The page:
processed food

No birthday cake is not "suffering too great"

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I’ve been following Dr. Yoni Freedhoff on Twitter for some time, and appreciate his espousal — from inside the medicine tent — of many of the same principles for health vis a vis obesity that I hold. Recently, I added an RSS feed of his blog to my reader, and I’ve been working through the backlog.

It’s unfortunate that my first impulse to share his ideas  is over what I regard as a clunker.

HFCS threat wasn't its chemistry, it was its economy

This is the last in a trio of entries (Part 1, Part 2) about a guest blogger Sara Ross's post at the maize-pimping website Corn Commentary that talks about "misconceptions" around high fructose corn syrup. It wasn't so spellbinding as to demand a three-part retort; I split them merely to reduce word count for a media-saturated readership.

The HFCS dodge: "Not worse" does not mean "not bad"

Under the headline, “Sweet News About Your Valentine’s Day Sweets,” a guest blogger at Corn Commentary discusses “misconceptions” about high fructose corn syrup while overlooking basic truth that ought to come first.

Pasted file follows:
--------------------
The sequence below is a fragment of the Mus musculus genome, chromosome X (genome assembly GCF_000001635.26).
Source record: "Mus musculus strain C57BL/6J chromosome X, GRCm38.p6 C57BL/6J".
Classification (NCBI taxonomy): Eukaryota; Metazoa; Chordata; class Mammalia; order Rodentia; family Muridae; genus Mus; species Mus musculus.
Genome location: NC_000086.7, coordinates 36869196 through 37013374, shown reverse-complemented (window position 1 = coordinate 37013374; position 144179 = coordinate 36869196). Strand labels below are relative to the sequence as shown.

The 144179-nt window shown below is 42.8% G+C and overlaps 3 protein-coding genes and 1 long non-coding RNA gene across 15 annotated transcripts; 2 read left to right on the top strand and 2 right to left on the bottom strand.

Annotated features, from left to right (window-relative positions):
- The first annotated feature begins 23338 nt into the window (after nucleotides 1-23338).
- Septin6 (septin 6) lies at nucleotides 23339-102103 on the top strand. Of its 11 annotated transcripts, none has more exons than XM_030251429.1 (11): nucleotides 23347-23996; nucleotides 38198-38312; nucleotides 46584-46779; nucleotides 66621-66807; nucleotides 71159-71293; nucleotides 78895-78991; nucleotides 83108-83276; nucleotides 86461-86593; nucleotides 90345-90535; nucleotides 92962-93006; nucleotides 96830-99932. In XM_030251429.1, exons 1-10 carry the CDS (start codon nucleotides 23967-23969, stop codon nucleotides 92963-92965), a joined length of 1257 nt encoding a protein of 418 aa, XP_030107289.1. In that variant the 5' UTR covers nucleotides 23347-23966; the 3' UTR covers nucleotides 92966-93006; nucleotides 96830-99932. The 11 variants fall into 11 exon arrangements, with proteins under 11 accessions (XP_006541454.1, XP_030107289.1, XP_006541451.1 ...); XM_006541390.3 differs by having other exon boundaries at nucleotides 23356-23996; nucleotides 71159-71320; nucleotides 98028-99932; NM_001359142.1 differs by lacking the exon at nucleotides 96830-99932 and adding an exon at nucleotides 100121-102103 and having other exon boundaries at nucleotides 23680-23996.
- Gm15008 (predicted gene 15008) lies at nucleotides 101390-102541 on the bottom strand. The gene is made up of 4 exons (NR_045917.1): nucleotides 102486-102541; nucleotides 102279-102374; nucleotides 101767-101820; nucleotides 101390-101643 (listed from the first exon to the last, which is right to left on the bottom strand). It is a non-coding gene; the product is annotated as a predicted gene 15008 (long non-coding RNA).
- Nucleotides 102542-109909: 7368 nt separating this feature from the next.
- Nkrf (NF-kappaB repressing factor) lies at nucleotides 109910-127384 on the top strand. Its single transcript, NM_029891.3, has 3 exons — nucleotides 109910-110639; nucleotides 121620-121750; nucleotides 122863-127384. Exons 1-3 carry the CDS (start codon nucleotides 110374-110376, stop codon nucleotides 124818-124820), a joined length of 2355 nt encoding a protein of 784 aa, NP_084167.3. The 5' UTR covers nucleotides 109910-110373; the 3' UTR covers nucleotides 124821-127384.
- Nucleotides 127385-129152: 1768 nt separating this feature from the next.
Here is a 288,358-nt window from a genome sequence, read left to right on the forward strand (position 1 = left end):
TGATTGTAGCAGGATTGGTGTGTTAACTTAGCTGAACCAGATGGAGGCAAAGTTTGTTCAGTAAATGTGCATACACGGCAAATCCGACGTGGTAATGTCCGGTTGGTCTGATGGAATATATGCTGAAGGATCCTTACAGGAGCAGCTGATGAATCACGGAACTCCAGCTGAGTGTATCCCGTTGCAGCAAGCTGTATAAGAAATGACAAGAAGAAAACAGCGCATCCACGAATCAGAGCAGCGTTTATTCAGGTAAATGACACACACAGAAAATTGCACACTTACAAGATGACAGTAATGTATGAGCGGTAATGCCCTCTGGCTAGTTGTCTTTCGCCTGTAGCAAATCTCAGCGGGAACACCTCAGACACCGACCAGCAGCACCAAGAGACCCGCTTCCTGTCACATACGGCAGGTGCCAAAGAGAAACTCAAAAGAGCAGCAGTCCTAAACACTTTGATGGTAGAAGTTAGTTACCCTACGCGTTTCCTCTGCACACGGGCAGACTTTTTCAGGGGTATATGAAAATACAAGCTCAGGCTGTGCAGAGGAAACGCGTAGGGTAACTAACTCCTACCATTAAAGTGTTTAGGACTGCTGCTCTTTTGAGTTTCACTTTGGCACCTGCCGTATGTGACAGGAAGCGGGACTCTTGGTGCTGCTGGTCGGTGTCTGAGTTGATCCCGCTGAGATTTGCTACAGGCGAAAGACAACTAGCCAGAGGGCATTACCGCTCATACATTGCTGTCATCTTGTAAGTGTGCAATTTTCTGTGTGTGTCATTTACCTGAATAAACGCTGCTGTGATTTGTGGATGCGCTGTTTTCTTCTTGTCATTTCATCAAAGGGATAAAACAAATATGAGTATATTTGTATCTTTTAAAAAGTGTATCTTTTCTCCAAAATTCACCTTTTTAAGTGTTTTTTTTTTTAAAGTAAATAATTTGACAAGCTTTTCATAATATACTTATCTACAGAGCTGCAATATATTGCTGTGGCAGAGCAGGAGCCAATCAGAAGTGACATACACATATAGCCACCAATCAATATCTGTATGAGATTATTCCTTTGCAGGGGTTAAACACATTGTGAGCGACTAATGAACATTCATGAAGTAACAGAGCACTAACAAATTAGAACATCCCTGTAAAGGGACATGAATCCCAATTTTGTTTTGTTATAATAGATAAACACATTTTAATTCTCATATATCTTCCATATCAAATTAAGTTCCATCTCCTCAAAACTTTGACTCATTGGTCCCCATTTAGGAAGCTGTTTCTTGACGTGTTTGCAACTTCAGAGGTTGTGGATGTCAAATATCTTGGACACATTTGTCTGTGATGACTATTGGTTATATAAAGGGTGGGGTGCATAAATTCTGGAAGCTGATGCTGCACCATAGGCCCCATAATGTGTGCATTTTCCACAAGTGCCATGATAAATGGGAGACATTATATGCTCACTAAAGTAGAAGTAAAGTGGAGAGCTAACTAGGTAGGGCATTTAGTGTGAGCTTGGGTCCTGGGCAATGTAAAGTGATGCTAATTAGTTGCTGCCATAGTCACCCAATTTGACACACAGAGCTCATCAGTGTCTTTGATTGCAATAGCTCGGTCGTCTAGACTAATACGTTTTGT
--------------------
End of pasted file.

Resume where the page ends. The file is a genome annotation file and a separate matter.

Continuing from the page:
Before I get to them, though, let’s just pause for the headline. What exactly is the sweet news?

Garbage in, processed garbage out

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It continues to fascinate me, how Big Food tries to justify its products in the face of the broad ill health that they are bringing to the world.

The new example is a story on, reporting the remarks of a General Foods nutritionist, Susan Crockett, at the Food and Nutrition Conference and Expo in Philadelphia this week. Here’s a synopsis:

1) Processed food isn’t the enemy.

Please Mr. Big Food, add less "value"

In my previous post, I described how my farm stand thanked its first 200 patrons, three days in a row, with a goody bag in celebration of a pavilion it opened. Because a large curly head of lettuce filled the open end of the bag, I assumed (incorrectly) that it all was produce and was disappointed to learn when I got home that it was the only produce: The other five things were all dependent on processed sugar.

From my farm stand, a flood of refined sugar

I’m a supporter of my local farm stand, a retail outlet of the farmer with the most acreage under till in New England. I go there for the fresh, locally grown produce at decent prices, and enjoy knowing that I’m supporting not only a local business but an improbably strong agricultural survivor in the sea of suburbia.

They sell a lot more than local produce, and I’ve recently been taken greater heed of where stuff comes from, declining to buy the Argentinian and Chilean apples, pears, etc., because of the food miles.


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